|Earth and Space Science||Oceanography 4M3.00||Science In Society||Economics 4.5 c|
Sponsored by the National Science Foundation
CONTENT STANDARDS: Earth and Space Science
CONTENT TOPIC: Oceanography
CONCEPT: Oceans are important to life on earth.
CONTENT OBJECTIVE: 4M3.00 To understand resources provided by the oceans
INSTRUCTIONAL OBJECTIVES: The learner will:
TN COMPONENT OF SCIENCE: Science In Society
BENCHMARK: Resources are generally allocated according to the perceived needs of a society.
Colored sentence strips and markers; paper; pictures featuring resources from the ocean; picture of desalination plant.
Experiment supplies for desalination: candles, matches, beakers (one with small neck), salt water, glass tubing, stoppers, ice.
Let us focus on resources taken from the oceans. (Put different colored sentence strip cards on various parts of the bulletin board - 1. food, 2. minerals, 3. oil, 4. fresh water, 5. energy.) Under these categories, we will list specific resources that come from the ocean. Let us begin with 1. food. Can you think of any foods that come from the ocean? List these on a piece of scrap paper. We will add correct responses under the food category of our bulletin board. Tell me some of things you wrote. (response) Food from the sea is also an important resource. People eat fish and also feed fish to livestock. Seaweed has many uses. Did you know that seaweed is used to increase creaminess when making some types of ice cream, candy, medicines, jellies, and cosmetics? Seaweed is popular in Japan and Wales.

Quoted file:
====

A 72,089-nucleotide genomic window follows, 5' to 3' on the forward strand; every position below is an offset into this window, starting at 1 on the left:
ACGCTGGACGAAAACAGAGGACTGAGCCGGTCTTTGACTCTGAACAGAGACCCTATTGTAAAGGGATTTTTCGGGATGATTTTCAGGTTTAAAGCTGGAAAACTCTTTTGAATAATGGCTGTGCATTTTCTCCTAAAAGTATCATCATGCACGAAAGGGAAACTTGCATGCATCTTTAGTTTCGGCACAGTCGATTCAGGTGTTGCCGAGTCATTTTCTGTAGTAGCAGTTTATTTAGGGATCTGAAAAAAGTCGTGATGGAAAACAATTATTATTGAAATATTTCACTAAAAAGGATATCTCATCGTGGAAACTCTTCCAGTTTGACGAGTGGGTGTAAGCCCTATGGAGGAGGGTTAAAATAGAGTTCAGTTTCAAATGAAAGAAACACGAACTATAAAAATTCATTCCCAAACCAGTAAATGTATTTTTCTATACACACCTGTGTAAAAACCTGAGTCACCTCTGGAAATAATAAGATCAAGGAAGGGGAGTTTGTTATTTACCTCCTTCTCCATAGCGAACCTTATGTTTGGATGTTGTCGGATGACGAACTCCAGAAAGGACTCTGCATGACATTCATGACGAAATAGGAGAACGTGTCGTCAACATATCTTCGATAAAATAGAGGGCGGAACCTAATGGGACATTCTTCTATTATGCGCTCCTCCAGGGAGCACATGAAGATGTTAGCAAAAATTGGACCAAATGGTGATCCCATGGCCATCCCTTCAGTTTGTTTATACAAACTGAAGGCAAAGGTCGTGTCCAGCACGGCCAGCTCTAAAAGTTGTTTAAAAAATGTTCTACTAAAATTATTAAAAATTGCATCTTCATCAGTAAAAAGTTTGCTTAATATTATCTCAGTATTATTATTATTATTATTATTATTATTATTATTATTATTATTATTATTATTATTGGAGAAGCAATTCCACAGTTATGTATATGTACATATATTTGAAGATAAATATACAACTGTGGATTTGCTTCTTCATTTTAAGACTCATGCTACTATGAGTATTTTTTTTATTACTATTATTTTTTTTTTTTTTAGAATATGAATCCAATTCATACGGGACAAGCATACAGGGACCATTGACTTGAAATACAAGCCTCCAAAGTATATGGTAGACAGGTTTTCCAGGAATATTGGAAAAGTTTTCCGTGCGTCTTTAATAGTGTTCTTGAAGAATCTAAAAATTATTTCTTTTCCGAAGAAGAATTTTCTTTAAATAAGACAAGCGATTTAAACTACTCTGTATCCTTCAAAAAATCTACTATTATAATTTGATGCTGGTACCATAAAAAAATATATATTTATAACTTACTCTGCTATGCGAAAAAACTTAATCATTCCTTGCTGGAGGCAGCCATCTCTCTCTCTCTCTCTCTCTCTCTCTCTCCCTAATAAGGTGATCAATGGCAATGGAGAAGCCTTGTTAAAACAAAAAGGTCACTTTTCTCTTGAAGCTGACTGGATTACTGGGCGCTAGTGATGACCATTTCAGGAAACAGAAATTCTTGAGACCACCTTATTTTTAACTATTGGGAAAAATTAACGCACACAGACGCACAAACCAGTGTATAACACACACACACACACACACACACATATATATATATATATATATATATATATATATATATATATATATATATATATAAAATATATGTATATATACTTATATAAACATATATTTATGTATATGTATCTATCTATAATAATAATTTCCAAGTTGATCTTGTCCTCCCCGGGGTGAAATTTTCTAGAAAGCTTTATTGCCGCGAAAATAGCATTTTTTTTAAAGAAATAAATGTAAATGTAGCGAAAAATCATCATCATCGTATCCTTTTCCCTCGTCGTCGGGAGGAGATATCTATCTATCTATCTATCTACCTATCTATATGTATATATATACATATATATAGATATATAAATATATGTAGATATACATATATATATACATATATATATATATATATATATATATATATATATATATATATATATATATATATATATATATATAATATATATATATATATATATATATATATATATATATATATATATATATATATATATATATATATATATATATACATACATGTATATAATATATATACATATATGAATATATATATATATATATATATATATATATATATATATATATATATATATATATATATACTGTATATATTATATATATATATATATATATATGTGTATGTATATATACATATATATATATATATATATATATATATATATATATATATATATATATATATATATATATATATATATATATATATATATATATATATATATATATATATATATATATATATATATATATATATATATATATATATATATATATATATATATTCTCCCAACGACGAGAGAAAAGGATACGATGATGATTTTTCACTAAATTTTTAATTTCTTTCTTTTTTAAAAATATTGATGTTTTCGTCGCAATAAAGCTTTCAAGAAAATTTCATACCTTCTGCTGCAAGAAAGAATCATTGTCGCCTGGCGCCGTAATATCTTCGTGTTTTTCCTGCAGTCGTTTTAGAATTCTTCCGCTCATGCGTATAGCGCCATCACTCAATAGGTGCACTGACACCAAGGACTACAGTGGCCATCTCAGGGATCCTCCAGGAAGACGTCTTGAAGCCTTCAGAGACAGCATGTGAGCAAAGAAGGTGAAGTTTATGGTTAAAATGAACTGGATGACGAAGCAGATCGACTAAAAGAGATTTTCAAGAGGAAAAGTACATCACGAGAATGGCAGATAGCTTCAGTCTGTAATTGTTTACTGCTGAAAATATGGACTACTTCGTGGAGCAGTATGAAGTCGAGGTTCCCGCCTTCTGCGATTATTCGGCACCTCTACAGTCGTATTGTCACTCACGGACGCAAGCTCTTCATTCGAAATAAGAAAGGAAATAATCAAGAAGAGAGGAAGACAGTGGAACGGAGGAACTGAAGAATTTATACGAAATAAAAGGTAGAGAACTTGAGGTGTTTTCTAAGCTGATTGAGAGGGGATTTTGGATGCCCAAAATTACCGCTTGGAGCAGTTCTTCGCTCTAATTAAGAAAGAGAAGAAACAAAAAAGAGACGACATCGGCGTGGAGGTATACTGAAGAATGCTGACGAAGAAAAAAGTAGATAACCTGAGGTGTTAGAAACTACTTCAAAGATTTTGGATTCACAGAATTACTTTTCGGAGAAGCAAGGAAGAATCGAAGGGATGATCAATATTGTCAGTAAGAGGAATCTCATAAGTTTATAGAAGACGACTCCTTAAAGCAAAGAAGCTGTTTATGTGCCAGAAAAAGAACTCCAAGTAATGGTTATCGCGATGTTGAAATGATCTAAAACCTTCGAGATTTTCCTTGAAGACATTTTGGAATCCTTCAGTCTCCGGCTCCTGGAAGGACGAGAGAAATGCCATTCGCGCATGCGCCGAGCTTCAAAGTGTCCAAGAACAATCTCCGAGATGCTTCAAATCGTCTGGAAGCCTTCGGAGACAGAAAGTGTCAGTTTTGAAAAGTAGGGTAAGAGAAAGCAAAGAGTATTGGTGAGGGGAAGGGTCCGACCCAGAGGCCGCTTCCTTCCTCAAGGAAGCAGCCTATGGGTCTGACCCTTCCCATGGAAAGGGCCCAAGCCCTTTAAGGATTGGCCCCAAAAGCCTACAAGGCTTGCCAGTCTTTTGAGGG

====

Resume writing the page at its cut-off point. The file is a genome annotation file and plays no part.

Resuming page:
(Point to the 2. minerals category marker on the bulletin board.) Valuable minerals are found in small black rocks on the ocean floor called nodules. (Put a nodules card underneath the minerals bulletin board marker.) Manganese, cobalt, and nickel can be found in nodules. (Show some examples of these if possible.)
(Point to the 3. oil poster marked on the bulletin board. Place a picture of an offshore oil well underneath the word oil.) Natural gas and oil are resources that can be found beneath the ocean floor. Here is a THINK question - When our oil and gas supplies on land are used up, where will we get more?
(Answer: We will need to use the oil and gas under the oceans.)
(Again, point to the bulletin board.) Let's discuss how we can get fresh water from ocean water. In some parts of the world, there is a shortage of fresh water. Fresh water is needed to grow crops. Ocean water can be used if the salt is taken out. (Show a picture of a desalination plant. Put it on the bulletin board also.) Ocean water can be desalinated by heating it until the water evaporates. The evaporated water is then cooled until it becomes a liquid again. The process of desalination of ocean carried out in desalination plants.
(Note to Teacher: If possible, take your class to the Jr. High chemistry lab for this section.)
(A group leader for each group will write down the responses and share them.)
2. Make a list of all the ocean products you can find in the store. Also, look for seaweed ingredients (algin, carrageenan) in such products as ice cream, salad dressing, jelly sauces, toothpaste, soap, creamy candy, cosmetics and medicines.
3. How many products did you find?
4. Do you use any of these regularly?
5. Share your results with the class.
This is the time this file has been accessed since 07/01/97.
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